Group steps up campaign for voting rights of Irish abroad

Irish expats and emigrants are set to step up their campaign to have voting rights extended to citizens living abroad.

While on his final State visit to the US in March this year, the former Taoiseach Enda Kenny pledged to hold a referendum on the issue.

Mr Kenny made the promise based on the 2013 Constitutional Convention recommendation that all citizens living at home and abroad should be given the right to vote in presidential elections.

On Newstalk Breakfast this morning, Mary Hickman, a second generation Irish woman and chair of the 'Votes for Irish Citizens Abroad' (VICA) campaign group said citizens living outside the State should be allowed to vote in all elections and referenda.

"Only citizens," she said. "We are not saying the whole Irish Diaspora which is often said to be 70 million."

File photo of votes being counted.

"Obviously within that 70 million you might have say three million or three-point-something million citizens - and that is made up of people who have left Ireland and people like myself [who are second generation Irish]."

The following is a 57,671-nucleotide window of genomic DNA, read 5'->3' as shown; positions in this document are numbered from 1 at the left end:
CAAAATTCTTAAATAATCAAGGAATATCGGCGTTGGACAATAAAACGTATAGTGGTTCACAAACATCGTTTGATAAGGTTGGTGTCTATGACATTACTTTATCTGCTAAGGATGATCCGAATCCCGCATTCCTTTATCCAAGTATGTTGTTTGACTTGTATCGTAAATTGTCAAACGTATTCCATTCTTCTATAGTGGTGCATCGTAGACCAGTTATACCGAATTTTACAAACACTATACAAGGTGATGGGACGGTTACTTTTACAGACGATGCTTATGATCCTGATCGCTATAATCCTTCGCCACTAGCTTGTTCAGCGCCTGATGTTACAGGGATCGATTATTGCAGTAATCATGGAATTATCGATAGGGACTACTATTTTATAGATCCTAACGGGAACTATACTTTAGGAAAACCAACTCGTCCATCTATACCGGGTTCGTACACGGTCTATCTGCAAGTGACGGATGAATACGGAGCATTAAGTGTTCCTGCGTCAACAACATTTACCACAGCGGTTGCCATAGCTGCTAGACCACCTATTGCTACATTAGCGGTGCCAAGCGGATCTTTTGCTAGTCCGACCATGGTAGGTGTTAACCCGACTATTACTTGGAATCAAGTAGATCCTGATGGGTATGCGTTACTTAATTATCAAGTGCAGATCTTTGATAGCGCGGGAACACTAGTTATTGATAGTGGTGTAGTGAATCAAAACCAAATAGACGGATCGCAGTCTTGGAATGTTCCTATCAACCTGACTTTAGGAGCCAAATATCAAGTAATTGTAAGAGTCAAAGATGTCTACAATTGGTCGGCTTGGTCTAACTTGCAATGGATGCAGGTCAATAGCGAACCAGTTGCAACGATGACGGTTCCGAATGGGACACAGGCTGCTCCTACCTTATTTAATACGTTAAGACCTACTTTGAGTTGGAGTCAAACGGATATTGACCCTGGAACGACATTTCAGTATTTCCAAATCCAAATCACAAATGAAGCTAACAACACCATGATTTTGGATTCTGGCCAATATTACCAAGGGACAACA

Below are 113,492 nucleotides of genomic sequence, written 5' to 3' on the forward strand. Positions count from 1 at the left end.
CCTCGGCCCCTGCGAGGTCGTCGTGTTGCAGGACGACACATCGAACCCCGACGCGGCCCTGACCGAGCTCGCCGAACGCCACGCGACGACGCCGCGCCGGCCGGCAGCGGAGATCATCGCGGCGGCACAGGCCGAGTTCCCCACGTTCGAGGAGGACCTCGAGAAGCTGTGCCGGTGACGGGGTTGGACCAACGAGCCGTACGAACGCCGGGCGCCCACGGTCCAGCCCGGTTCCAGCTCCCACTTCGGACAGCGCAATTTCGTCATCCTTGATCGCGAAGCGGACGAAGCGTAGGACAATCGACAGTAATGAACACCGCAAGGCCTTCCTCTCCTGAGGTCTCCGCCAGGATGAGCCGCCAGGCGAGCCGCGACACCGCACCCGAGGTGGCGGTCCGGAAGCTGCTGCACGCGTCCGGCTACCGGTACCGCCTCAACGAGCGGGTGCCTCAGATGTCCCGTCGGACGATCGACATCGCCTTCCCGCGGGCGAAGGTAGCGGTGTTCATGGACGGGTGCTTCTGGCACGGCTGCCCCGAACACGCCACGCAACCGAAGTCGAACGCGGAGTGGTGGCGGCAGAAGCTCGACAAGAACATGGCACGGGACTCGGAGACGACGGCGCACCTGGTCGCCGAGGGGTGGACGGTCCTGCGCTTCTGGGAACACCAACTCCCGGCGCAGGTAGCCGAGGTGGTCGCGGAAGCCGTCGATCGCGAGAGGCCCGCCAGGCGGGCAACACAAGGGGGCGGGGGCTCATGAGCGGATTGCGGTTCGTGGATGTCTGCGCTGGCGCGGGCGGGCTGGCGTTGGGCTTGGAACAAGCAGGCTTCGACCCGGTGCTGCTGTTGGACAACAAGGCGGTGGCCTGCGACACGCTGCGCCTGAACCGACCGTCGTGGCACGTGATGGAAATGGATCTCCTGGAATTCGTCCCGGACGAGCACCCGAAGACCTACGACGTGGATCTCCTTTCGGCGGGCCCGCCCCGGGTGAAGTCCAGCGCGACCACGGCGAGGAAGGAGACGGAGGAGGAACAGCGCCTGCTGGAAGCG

She said extending voting rights would bring Ireland in line with around 130 other countries around the world that have already done so.

She said her campaign understands the fears of those who believe home vote could be swamped by the millions of citizens living outside the country.

"I think that is a really justifiable fear," she said. "But we think Ireland should follow Italy and France and Portugal's example and have external constituencies."

In French general elections there are 12 constituencies reserved for citizens living aboard - with, for example, those living in Britain, Ireland, Scandinavia and the Baltics all voting for one government representative.

Italy meanwhile has four overseas constituencies, divided by geographical location.

Ms Hickman's campaign believes designating a certain number of TDs as representatives of the emigrant vote would ensure the wishes of people living in Ireland would not be over overrun by those living abroad.

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